9 Lecture: Introduction to Life Span, Growth and Development
Welcome to life span, growth and development. This is the study of how and why people change or remain the same over time.
Although this course is offered in psychology, this is a very interdisciplinary course. Psychologists, nutritionists, sociologists, anthropologists, educators, and health care professionals all contribute to our knowledge of life span. We will look at how we change physically over time from early development through aging and death. We examine cognitive change-or how our ability to think and remember changes over time. We look at how our concerns and psychological state is influenced by age and finally, how our social relationships change throughout life.
There are several goals of those involved in this discipline:
- Describe change-many of the studies we will examine simply involve the first step in investigation, which is description. Arnold Gesell’s study on infant motor skills, for example.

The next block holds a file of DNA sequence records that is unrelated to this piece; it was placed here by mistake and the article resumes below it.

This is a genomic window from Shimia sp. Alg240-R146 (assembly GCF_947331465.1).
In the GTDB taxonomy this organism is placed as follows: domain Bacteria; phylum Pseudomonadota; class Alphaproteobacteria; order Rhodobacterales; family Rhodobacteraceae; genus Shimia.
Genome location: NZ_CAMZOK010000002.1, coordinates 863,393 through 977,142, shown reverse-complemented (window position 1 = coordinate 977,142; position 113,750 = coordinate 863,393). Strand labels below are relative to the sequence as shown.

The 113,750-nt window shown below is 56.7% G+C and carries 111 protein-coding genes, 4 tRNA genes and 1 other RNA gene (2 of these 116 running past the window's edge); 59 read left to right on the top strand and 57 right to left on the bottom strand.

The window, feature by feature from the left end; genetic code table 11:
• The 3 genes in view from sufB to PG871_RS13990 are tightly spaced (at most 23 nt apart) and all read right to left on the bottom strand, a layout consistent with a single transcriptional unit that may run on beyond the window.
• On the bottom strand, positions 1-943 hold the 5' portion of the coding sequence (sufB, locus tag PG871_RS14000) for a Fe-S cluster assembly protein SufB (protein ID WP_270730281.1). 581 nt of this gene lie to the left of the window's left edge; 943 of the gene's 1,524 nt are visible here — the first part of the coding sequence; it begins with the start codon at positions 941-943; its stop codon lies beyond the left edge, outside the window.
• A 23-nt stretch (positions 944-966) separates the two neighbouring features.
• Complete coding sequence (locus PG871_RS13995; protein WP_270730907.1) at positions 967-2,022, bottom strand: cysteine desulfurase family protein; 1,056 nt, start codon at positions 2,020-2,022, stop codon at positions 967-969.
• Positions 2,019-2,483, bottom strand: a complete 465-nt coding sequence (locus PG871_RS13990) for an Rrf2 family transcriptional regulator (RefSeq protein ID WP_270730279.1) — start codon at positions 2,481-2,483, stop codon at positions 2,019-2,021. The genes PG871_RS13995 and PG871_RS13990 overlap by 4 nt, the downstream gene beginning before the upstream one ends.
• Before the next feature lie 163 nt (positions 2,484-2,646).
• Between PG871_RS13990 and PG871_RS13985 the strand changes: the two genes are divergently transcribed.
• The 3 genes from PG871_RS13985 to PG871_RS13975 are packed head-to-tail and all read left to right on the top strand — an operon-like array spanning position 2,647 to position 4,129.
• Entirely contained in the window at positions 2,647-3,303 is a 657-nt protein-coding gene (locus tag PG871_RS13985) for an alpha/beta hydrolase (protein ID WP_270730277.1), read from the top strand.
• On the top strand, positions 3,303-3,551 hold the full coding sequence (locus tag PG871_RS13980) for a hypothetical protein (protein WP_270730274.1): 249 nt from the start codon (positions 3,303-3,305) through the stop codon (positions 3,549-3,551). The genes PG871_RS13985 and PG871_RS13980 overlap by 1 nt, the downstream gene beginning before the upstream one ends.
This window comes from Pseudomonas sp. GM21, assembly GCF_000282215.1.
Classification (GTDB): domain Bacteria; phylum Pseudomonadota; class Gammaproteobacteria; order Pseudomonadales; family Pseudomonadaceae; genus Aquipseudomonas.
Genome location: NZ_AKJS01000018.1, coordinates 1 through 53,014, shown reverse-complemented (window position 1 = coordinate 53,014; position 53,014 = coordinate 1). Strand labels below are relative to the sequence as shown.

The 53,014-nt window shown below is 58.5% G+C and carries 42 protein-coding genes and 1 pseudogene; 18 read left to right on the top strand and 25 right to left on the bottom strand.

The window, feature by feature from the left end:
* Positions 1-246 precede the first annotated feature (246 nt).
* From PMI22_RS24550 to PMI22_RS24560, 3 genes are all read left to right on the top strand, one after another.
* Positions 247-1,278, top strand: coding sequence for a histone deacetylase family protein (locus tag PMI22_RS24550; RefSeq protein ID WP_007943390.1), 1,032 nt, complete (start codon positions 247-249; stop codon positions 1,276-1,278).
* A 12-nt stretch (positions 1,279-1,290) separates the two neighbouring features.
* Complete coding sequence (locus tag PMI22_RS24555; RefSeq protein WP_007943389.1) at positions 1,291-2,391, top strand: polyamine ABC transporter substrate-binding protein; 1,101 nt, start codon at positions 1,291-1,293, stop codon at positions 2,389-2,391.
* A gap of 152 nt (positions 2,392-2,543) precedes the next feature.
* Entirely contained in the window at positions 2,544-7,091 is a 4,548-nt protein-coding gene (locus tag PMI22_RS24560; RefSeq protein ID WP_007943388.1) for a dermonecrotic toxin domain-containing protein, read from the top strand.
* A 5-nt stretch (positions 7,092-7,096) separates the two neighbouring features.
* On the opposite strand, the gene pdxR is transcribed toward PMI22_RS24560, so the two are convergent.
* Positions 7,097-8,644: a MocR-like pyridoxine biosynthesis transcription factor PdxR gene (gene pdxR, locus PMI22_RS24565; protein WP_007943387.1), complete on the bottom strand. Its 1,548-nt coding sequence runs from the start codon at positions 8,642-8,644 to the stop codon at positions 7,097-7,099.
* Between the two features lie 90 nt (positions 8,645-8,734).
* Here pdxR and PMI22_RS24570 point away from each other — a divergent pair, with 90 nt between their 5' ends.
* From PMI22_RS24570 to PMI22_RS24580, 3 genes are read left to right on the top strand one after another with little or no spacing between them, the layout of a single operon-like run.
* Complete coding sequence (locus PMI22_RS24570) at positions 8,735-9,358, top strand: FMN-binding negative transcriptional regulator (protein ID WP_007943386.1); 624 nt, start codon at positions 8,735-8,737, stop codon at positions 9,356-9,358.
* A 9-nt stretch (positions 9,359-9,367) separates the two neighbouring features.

2. Explaining changesis another goal. Theories provide explanations for why we change over time. For example, Erikson offers an explanation about why our two-year-old is temperamental. Levinson offers an explanation about why a 45 year old husband is so concerned with buying a sports car. Freud offers an explanation of why films with sex and violence are such moneymakers.
3. Predict-science offers us the ability to make predictions about what the future holds. In some areas, we can make predictions about the future. For example, we know some about how smoking and drinking can affect prenatal development.
4. Influence change-ultimately, practitioners want to help people lead better, healthier and happier lives.
What is a context? You may think of it as the background or setting in which a person exists. Our lives are impacted by a variety of contexts. We may have different world views depending on life circumstances. For example, people who grew up during the Great Depression of the 1930s in the U. S. suffered economically and sometimes carried that idea of thrift with them throughout their lives.